Glass Onion and The Fabelmans bring back the best pre-pandemic memories in a glorious TIFF night –

My favorite memory of the Toronto premiere was where the future Best Picture winner Searchlight played to a strong crowd reaction at the Princess of Wales Theatre, the emotions were heightened even more when the Boston Globe journalists who had uncovered pedophile scandals in the Catholic Church took the stage and stood next to the actors who played them on screen. It’s been a few years since TIFF was able to show why it’s such a special festival, due to the Covid epidemic and Canada’s protective closures. Last night marked a turning point for TIFF as the preeminent film showcase of awards season, with the world premiere of Netflix directed by Rian Johnson at the Princess of Wales Theatre. Get the knives continuation glass bowfollowed by the premiere of Steven Spielberg’s Amblin/Universal love letter to his family and a movie camera, Fabelmans. Both of these films fall right into the awards conversation.

The evening began with Glass Bow: Mystery of Knives, a film that fired all over the place, and which crackled with amazing writing and sharp performances. The film stars Daniel Craig, Janelle Monáeth, Edward Norton, Leslie Odom Jr., Kate Hudson, Kathryn Hahn, Dave Bautista, Madeleine Kline, Jessica Henwick and Ethan Hawke, and most graced the stage for lively questions and answers about what it is It was. how to be in quarantine on a desert island paradise, creating a meticulous detective during the Covid lockdown. When there is chatter after the movie about how Netflix got its money for the $450 million it paid for two of those sequels, along with speculation about the worldwide box office take the movie could have had if Netflix had given it a full-blown theatrical release with Spending P&A before boarding the streamer, you know you’re doing well.

We exited the theater, reconnected, and returned to the Spielberg film. After an exciting glass bow, will it be a disappointment compared to him? No chance. The film is closer to Spielberg’s subtle effort, like spy bridge than some of his films. Many filmmakers have tried to convey their love of cinema in films not about them. Spielberg went straight to his personal story with the film’s thinly veiled autobiography, which outlined the complexities of finding his way to the art form at which he was arguably the best of all time. This included family strife, anti-Semitism, first loves, and the difficulties of growing up with a father who was a math and science genius and a mother who was an artist. Paul Dano and Michelle Williams shine as parents, as do Seth Rogen and Judd Hirsch as male formative influences. Then comes Gabriel Labelle’s speech, which put me on the map. The latter captivated the Q&A audience with a story about how he got the job playing the younger version of Spielberg: he flunked his audition, and the next thing he knew he was reading his story here at We have rave reviews for both films, but sometimes it feels like it’s worth just celebrating the special night this happens when an industry, still traumatized by years in quarantine, gets a chance to remember the special opening memories of great films. at a big festival.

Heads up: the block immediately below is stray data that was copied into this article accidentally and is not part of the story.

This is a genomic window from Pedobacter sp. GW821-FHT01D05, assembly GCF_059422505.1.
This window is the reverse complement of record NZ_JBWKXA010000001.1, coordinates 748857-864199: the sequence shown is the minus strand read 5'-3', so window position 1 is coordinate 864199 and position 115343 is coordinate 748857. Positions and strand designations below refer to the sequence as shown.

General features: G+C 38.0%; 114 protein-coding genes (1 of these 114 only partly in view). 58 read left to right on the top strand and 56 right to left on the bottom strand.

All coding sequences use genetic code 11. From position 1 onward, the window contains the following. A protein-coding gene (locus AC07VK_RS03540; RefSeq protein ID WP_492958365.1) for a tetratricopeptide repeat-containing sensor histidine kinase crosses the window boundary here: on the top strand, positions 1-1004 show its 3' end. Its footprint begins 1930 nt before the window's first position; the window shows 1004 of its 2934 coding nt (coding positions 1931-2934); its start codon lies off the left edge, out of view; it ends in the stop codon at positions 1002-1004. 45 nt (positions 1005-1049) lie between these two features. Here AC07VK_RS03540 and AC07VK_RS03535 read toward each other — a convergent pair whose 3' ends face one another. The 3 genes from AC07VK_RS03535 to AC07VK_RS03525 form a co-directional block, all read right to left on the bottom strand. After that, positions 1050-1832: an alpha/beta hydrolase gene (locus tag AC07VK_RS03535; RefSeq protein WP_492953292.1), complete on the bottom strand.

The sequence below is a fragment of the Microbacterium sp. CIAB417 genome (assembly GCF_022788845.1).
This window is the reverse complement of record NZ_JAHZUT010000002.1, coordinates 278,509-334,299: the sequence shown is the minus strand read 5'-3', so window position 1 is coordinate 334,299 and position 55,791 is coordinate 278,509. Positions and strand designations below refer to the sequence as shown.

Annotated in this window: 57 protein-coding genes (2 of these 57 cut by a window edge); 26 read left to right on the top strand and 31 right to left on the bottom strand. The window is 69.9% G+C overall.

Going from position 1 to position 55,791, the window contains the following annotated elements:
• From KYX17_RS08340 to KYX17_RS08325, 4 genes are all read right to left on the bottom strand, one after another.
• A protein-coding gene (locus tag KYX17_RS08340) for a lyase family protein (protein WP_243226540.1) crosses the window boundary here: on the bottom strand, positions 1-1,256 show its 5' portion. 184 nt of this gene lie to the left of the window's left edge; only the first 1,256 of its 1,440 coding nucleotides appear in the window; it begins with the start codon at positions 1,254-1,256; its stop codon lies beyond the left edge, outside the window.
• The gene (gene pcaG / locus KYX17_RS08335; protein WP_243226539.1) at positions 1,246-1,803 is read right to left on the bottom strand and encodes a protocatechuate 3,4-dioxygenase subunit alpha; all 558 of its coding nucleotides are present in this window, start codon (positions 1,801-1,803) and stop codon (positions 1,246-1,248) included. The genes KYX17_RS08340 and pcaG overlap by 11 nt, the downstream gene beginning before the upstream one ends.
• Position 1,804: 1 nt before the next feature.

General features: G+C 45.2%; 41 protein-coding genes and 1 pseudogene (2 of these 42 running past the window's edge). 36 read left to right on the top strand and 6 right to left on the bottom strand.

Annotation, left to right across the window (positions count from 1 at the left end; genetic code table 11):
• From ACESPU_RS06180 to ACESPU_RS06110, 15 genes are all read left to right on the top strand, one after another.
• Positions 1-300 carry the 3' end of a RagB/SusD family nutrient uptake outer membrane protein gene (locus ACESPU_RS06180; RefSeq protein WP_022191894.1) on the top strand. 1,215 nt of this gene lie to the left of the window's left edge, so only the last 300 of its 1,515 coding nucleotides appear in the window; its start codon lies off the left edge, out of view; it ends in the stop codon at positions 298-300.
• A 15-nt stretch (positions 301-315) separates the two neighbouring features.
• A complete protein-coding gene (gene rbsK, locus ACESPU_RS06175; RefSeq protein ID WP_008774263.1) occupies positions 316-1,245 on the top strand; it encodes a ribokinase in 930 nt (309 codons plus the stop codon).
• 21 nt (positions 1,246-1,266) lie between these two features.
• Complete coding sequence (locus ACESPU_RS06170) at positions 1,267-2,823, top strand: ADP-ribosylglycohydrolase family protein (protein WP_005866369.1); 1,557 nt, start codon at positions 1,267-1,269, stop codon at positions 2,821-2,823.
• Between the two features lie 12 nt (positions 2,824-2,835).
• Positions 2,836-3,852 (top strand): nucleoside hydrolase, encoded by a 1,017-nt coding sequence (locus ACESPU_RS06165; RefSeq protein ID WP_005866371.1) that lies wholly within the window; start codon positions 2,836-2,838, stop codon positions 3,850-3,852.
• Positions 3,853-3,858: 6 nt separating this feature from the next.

Numerous films have been made, including woman king, and more – Jessica Chastain and Eddie Redmayne starring The Good Nurse, Harry Styles drama My Cop – all bowing soon. There may also be some acquisitions of films playing at the festival. But Saturday night was a day for books.



And in glass bow premiere:

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